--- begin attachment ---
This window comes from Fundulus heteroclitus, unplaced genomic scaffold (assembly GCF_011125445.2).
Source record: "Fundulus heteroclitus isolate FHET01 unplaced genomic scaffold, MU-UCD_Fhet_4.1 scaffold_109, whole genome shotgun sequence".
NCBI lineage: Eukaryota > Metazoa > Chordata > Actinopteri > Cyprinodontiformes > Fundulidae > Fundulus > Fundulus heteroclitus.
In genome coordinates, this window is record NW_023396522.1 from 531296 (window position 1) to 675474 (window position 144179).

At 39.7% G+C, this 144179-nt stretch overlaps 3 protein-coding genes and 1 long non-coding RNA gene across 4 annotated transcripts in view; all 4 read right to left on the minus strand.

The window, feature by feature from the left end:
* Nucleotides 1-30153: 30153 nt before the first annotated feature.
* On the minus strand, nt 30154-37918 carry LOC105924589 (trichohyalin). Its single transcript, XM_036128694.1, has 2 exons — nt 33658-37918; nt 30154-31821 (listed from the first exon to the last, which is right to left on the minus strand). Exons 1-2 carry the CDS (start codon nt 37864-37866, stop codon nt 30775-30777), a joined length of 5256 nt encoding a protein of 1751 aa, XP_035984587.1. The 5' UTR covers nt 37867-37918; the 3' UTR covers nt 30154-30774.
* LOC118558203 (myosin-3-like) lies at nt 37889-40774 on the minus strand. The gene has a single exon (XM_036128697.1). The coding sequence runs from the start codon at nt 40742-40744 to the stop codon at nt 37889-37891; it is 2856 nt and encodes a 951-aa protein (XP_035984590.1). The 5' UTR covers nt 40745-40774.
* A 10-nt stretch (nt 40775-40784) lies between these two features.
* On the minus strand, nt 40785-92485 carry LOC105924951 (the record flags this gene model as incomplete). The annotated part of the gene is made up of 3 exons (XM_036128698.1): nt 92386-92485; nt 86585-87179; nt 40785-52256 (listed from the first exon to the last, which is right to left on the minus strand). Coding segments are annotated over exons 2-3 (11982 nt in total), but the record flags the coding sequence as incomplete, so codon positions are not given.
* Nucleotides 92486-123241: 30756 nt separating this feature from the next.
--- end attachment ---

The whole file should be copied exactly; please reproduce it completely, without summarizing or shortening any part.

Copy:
This window comes from Fundulus heteroclitus, unplaced genomic scaffold (assembly GCF_011125445.2).
Source record: "Fundulus heteroclitus isolate FHET01 unplaced genomic scaffold, MU-UCD_Fhet_4.1 scaffold_109, whole genome shotgun sequence".
NCBI lineage: Eukaryota > Metazoa > Chordata > Actinopteri > Cyprinodontiformes > Fundulidae > Fundulus > Fundulus heteroclitus.
In genome coordinates, this window is record NW_023396522.1 from 531296 (window position 1) to 675474 (window position 144179).

At 39.7% G+C, this 144179-nt stretch overlaps 3 protein-coding genes and 1 long non-coding RNA gene across 4 annotated transcripts in view; all 4 read right to left on the minus strand.

The window, feature by feature from the left end:
* Nucleotides 1-30153: 30153 nt before the first annotated feature.
* On the minus strand, nt 30154-37918 carry LOC105924589 (trichohyalin). Its single transcript, XM_036128694.1, has 2 exons — nt 33658-37918; nt 30154-31821 (listed from the first exon to the last, which is right to left on the minus strand). Exons 1-2 carry the CDS (start codon nt 37864-37866, stop codon nt 30775-30777), a joined length of 5256 nt encoding a protein of 1751 aa, XP_035984587.1. The 5' UTR covers nt 37867-37918; the 3' UTR covers nt 30154-30774.
* LOC118558203 (myosin-3-like) lies at nt 37889-40774 on the minus strand. The gene has a single exon (XM_036128697.1). The coding sequence runs from the start codon at nt 40742-40744 to the stop codon at nt 37889-37891; it is 2856 nt and encodes a 951-aa protein (XP_035984590.1). The 5' UTR covers nt 40745-40774.
* A 10-nt stretch (nt 40775-40784) lies between these two features.
* On the minus strand, nt 40785-92485 carry LOC105924951 (the record flags this gene model as incomplete). The annotated part of the gene is made up of 3 exons (XM_036128698.1): nt 92386-92485; nt 86585-87179; nt 40785-52256 (listed from the first exon to the last, which is right to left on the minus strand). Coding segments are annotated over exons 2-3 (11982 nt in total), but the record flags the coding sequence as incomplete, so codon positions are not given.
* Nucleotides 92486-123241: 30756 nt separating this feature from the next.